Zinc is an essential element needed as a co-factor for the enzymes that read our DNA. It catalyzes close to 100 enzymes in the body involved in various aspects of cellular metabolism. Recently, zinc was found to play a key role in the development of new brain cells, and research has shown it can boost levels of BDNF (brain-derived neurotrophic factor), which promotes and maintains brain cell connections. Zinc is even used as a neurotransmitter, passing signals between brain cells. Also at the center of receptors for molecules like vitamin D, estrogen, and thyroid hormone, it plays an important role in growth and development, the immune response, neurological function, and reproduction. This mineral can even boost the efficacy of anti-depressant medications.

Getting zinc in your diet is important as, unlike other key minerals, the body has no specific storage system for zinc. A diet low in zinc can cause behavior disturbances, dysphoria, and cognitive impairments. Patients with clinical depression are more likely to have low levels of zinc, while normal levels promote better treatment outcomes. A deficiency has been shown to contribute to impaired physical and neuropsychological development and heightened vulnerability to life-threatening infections in young children. Individuals at risk for zinc deficiency include infants, children, pregnant and lactating women.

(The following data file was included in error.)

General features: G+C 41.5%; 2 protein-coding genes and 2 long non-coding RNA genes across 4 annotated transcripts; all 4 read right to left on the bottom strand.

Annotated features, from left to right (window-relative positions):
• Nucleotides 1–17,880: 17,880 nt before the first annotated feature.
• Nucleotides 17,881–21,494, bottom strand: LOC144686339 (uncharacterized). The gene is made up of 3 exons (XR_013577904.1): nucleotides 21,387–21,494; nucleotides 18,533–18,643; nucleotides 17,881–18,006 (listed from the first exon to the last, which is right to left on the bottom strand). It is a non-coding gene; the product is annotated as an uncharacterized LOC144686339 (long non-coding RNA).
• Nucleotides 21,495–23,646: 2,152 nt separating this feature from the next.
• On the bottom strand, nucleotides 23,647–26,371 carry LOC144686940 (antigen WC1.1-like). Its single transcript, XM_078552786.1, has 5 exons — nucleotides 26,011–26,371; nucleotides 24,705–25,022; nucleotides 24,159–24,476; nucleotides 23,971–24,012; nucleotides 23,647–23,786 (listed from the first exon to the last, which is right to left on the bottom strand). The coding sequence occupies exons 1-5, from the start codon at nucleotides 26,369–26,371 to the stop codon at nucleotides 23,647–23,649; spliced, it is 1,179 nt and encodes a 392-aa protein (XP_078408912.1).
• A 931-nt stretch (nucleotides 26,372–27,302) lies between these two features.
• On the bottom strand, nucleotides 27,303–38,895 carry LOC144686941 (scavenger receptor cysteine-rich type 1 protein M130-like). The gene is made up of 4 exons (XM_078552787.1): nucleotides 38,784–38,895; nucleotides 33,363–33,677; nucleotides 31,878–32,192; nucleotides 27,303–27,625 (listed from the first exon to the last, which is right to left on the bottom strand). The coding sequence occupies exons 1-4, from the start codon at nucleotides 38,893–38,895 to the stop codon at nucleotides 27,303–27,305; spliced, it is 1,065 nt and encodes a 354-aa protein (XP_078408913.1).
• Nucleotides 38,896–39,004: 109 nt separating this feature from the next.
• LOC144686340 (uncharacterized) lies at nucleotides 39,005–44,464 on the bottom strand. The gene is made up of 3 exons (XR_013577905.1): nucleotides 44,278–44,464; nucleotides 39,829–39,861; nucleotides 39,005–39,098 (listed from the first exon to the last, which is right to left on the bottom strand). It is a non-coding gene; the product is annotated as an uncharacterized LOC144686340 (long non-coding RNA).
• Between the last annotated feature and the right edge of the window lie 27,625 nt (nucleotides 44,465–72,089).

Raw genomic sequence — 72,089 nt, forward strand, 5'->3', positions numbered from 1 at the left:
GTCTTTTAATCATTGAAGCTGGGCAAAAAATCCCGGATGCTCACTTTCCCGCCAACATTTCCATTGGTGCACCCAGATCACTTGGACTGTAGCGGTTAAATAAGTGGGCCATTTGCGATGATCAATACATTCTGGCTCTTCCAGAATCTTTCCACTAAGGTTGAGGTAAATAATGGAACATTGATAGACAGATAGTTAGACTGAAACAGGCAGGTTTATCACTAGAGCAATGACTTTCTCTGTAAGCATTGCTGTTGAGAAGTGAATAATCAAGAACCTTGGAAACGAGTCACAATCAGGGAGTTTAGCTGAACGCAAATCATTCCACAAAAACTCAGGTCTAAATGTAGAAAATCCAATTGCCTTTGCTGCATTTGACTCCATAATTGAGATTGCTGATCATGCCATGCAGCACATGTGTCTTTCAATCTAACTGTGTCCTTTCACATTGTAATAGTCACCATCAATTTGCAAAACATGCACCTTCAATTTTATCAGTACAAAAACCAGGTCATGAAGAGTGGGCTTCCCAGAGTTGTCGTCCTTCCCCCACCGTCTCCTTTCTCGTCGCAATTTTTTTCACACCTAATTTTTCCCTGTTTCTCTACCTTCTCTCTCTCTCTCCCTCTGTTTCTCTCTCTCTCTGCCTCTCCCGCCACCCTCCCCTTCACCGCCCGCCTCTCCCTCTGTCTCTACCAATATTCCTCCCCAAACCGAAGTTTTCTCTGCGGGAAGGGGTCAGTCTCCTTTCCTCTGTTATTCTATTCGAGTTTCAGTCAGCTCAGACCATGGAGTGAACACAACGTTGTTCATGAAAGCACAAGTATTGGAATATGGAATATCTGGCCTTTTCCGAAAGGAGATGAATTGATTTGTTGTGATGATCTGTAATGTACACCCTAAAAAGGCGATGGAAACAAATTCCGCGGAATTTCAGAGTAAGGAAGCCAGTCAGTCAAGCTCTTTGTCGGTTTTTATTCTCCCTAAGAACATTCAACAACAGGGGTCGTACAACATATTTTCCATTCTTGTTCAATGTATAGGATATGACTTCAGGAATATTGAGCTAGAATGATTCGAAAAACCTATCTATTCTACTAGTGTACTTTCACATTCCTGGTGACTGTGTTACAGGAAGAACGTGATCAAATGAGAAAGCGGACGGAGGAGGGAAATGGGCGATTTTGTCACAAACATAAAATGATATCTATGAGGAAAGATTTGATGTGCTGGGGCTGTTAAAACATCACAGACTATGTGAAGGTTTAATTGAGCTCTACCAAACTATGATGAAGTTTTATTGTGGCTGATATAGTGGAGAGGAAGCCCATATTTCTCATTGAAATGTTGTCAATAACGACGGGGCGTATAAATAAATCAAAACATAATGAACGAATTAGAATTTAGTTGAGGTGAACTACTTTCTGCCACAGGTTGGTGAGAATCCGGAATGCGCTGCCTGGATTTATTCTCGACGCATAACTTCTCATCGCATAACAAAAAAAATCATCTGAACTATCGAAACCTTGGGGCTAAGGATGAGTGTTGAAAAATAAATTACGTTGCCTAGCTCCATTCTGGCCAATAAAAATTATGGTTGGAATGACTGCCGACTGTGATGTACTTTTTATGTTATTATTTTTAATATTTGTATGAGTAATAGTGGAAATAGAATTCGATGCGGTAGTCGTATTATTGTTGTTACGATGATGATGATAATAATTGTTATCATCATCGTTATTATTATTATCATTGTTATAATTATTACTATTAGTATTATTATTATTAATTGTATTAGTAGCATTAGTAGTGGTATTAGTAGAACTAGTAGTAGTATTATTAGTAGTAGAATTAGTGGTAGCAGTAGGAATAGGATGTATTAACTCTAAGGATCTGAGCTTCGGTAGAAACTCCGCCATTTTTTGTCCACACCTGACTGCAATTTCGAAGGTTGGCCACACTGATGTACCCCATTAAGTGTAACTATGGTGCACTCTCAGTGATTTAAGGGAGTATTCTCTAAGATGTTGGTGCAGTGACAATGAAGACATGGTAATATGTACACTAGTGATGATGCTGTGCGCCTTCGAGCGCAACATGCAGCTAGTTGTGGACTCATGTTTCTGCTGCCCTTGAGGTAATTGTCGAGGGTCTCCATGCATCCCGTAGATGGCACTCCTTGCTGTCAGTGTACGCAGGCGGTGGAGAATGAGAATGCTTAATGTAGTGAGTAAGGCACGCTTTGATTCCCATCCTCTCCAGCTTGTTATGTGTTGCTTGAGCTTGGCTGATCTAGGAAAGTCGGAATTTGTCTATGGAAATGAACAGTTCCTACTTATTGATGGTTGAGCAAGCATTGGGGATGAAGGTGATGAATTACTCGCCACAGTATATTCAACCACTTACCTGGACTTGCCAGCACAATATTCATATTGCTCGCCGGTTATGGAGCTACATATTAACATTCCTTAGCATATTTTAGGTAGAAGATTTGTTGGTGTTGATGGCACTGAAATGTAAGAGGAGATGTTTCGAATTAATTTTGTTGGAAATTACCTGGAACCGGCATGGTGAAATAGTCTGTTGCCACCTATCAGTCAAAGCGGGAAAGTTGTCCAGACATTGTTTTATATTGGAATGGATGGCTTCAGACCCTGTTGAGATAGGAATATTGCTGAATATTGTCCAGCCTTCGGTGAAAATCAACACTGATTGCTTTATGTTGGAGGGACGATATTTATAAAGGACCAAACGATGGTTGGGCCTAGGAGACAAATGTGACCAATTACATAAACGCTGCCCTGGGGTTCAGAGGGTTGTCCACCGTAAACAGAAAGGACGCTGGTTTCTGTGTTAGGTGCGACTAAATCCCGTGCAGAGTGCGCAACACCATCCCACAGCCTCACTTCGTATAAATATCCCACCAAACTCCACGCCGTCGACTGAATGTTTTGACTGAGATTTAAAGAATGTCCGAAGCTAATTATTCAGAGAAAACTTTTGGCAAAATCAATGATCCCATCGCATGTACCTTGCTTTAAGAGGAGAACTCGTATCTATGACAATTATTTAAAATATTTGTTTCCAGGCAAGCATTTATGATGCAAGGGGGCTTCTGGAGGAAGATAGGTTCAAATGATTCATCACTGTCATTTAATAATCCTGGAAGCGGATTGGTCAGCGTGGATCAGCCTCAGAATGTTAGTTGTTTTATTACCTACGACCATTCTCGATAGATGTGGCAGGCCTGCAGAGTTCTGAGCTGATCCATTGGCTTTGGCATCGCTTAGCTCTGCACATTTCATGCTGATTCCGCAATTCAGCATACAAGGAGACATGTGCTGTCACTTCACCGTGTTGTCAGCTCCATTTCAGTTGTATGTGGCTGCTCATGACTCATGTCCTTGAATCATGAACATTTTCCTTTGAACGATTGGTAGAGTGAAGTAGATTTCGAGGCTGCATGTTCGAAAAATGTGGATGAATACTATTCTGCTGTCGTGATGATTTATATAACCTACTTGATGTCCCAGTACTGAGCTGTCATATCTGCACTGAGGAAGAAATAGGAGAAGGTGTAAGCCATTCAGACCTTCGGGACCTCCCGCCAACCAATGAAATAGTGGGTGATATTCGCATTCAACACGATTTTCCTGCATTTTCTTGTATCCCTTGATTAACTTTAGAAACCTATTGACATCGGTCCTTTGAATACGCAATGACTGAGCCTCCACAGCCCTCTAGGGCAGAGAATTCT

Top Farmacy Sources: Oysters, Crab, Grass-fed Beef and Lamb, Pasture Raised Pork, Beans, Cashews, Peanuts, Dark Chocolate.

Drew Ramsey, MD

Drew Ramsey, M.D. is a psychiatrist, author, and farmer. He is a clear voice in the mental health conversation and one of psychiatry’s leading proponents of using nutritional interventions. He is an assistant clinical professor of psychiatry at Columbia University College of Physicians and Surgeons.

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